(PART 2 of 2)
Ben was one guy who just loved to make up acronyms and/or repetitive letters to remember things easier, like his four Hs = Humility, Honesty, Honor, and Hope (and Humor, as added by his Tanya, when she read her eulogy).
I still remember also his 5 Ms for a successful business to have: Money (or capital) Management, Manpower, Materials (logistics) and “Mansion” or a great ROI (rate of investment). For many of his friends and readers, Ben was known as a wordsmith who created many things out of the 26 letters of the alphabet. That is one of the things I will miss from his always active and prolific mind amidst his weakened heart.
When he semi-retired from his newfound love affair with AI (Artificial Intelligence) field that allowed him to travel extensively in many countries, I introduced him to my Asian Journal-San Diego publisher friends Genny and Sim Silverio and shortly thereafter he started penning his almost weekly columns “Take it from my Barber” and also on “Tech IT” (on technology) that made his mind always on high gear.
The many times that we were together both in his residence in Virginia or in our house in Southern California, our friendship and respect deepened because of common values and ideals on so many aspects of life in general. We talked about what kind of legacy we can leave to our world. Knowing his family and children — Tanya, Traci and Raul — at close range, without doubt, I can say that “ang bunga ay hindi mahuhulog na malayo sa puno” (the fruits will never fall far from the tree).
Unlike many of my friends and business associates, I don’t remember Ben and I ever discussing any business deals to get super rich. That was probably due to our humble beginnings in Pangasinan where our parents and grandparents were not materially driven except to get the best education that we can obtain within our means.
To end this unusual tribute to a dear compadre and soulmate, let me reprint what he wrote about two years ago, when he stayed with us for a few days at our Fountain Valley home. You can see and savor the flavor of his unique descriptive writing that comes from a sharpened provincial pen. That visit was the last time we saw each other, with my wife and my son EJ, his inaanak (godson) :
“….I also had a chance to see and meet old friends. My compadre (I am godfather to his only son, EJ) Ernie Delfin and his beautiful and forever young wife Benita, hosted me to a nice dinner. In fact, EJ who is a school teacher actually taught at my Alma Mater, Huntington Beach High School, as an American Field Scholar during my high school senior year. My Facebook updated status described my visit with them:
Yesterday, a welcome dinner for me was hosted by one of my closest friends, Ernie Delfin. The food was great but it was not what amazed me.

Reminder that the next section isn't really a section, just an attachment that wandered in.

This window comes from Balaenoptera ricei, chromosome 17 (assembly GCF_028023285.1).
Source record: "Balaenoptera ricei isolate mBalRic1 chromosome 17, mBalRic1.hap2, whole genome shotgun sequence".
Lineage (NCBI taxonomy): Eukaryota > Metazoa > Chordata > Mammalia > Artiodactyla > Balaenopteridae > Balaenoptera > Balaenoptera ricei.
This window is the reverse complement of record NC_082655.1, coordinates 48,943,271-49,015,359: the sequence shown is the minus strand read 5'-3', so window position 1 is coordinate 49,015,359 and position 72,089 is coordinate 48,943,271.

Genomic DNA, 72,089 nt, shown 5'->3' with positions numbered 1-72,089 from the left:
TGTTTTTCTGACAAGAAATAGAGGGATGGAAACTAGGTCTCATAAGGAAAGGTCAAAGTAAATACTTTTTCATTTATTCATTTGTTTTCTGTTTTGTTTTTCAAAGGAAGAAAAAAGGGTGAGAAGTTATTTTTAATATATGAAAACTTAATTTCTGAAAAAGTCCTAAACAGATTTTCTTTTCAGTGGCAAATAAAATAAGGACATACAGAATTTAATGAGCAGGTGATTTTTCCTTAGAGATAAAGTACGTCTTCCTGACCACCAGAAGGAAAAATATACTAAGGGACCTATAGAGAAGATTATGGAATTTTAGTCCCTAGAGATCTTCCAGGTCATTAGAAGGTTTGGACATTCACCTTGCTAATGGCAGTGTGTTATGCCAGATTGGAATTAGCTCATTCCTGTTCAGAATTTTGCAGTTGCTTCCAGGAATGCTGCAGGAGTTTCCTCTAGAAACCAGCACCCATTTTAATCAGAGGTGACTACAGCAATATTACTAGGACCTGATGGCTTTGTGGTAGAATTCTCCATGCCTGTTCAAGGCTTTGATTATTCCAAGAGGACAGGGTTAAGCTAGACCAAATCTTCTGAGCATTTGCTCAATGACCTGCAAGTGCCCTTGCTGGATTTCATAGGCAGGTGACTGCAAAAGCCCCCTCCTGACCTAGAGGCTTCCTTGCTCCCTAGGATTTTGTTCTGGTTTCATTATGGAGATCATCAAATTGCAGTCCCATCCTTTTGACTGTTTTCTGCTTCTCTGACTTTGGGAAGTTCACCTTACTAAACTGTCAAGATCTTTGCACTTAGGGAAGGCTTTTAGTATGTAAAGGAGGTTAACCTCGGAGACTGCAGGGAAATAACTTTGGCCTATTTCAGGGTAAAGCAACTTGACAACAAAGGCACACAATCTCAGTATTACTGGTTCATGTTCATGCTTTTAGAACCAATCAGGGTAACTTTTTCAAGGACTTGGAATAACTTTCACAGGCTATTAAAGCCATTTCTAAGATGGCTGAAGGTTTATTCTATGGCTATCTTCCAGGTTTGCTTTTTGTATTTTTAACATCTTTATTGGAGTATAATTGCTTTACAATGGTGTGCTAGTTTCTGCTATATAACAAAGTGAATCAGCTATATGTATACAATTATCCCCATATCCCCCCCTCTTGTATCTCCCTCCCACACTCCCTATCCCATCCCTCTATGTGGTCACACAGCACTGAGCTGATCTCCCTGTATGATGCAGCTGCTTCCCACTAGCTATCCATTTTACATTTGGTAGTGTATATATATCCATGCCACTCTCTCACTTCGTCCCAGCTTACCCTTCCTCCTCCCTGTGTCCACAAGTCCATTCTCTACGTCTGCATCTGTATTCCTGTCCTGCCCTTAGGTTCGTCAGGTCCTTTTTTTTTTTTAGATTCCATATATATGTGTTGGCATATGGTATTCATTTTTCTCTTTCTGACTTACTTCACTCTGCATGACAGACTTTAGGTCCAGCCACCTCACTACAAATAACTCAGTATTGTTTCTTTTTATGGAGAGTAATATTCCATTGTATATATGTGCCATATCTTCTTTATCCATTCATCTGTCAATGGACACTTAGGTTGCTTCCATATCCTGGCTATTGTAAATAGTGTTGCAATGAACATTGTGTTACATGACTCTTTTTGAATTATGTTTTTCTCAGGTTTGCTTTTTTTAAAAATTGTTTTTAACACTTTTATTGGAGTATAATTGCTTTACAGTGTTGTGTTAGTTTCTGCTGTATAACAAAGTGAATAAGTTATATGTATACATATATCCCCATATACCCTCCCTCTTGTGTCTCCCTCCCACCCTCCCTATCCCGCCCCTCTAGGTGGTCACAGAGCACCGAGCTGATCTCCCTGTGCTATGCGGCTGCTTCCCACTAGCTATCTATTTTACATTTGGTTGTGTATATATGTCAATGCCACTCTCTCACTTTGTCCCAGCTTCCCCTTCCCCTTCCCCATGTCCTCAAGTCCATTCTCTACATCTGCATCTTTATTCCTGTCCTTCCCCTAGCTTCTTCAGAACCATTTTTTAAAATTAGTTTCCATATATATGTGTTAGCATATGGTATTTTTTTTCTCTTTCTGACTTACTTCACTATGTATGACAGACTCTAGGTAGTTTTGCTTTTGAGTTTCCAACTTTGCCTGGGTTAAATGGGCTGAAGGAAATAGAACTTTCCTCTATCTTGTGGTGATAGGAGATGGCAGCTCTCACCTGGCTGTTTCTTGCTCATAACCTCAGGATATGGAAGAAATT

He brought me to his house for 36 years in Fountain Valley — only about 10-15 minutes from Huntington Beach. It was also the house where the late editor-publisher Max Soliven and I used to stay every time we came for a visit.
He showed the guest room which was renovated, for me to know that next time, I should stay with them as I used to. But again that was not what amazed me.
His front and backyards are only as small as mine in McLean, Va. This was what amazed me:
He was able to convert both into a combination of a little FARMYARD and floral garden. He planted and is producing the following:
A. VEGETABLES: Eggplant, Ampalaya, Kalabaza, Pipino, Leek, Kamatis, Kamote, Basil, different Mints and Herbs, Alugati, Malunggay, and a few more American salad vegetables that I cannot name.
B. FRUITS: Avocado, Guava, Banana (Saba), Persimmon, Papaya, Apple, Tangerines, Oranges, Grapes, Mango, and Palm trees.
C. FLORAL: Roses, Orchids, Arias, Annuals and Perennials, and hundreds of succulents.
Doesn’t that make you jealous? My friend, who has proven himself as a good CPA, an Innovative Entrepreneur, a Pioneer of E-Rotary, and a Patriotic Community Leader, is also an excellent Small Urban Farmer.
I ate some of the fruits we picked in the small farmyard for breakfast.”
What kind of a person can’t be touched by reading and savoring such a beautifully written essay, on a seemingly mundane or ordinary “farmyard” and human activity? As an insanely idealist like him, I am humbly moved and this is one reason that makes me sad that my compadre left this world so sudden. With his family, however, I want to remember and celebrate his life where he did his best to leave this world a better one than he found it.
Compadre BEN, you are one of a kind! I will never forget you! So, until we meet again in heaven and I promise you, together we will replicate our beautiful farm-garden in Paradise!
To you Compadre and those who you have left behind, HAPPY BIRTDAY, and yes, let me shout your signature Season’s Greetings: “ MALIGAYANG PASKO AT MAYNIGONG BAGONG TAON!”